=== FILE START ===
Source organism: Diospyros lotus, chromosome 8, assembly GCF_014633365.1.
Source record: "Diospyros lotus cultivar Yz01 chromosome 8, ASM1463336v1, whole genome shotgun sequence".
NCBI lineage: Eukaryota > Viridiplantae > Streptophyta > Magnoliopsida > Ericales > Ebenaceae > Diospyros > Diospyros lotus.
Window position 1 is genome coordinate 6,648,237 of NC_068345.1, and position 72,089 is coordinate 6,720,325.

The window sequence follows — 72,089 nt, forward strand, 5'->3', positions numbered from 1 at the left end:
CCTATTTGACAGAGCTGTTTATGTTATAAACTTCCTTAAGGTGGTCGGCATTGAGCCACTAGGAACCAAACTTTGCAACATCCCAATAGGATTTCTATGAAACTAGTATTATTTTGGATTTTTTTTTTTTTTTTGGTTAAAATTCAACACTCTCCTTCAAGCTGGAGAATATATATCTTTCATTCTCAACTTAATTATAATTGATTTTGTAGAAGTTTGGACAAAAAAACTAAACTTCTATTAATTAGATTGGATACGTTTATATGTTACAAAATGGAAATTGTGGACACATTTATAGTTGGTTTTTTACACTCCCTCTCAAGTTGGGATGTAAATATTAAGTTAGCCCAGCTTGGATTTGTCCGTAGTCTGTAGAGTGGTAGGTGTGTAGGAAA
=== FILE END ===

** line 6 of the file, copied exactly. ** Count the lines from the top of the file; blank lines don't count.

CCTATTTGACAGAGCTGTTTATGTTATAAACTTCCTTAAGGTGGTCGGCATTGAGCCACTAGGAACCAAACTTTGCAACATCCCAATAGGATTTCTATGAAACTAGTATTATTTTGGATTTTTTTTTTTTTTTTGGTTAAAATTCAACACTCTCCTTCAAGCTGGAGAATATATATCTTTCATTCTCAACTTAATTATAATTGATTTTGTAGAAGTTTGGACAAAAAAACTAAACTTCTATTAATTAGATTGGATACGTTTATATGTTACAAAATGGAAATTGTGGACACATTTATAGTTGGTTTTTTACACTCCCTCTCAAGTTGGGATGTAAATATTAAGTTAGCCCAGCTTGGATTTGTCCGTAGTCTGTAGAGTGGTAGGTGTGTAGGAAA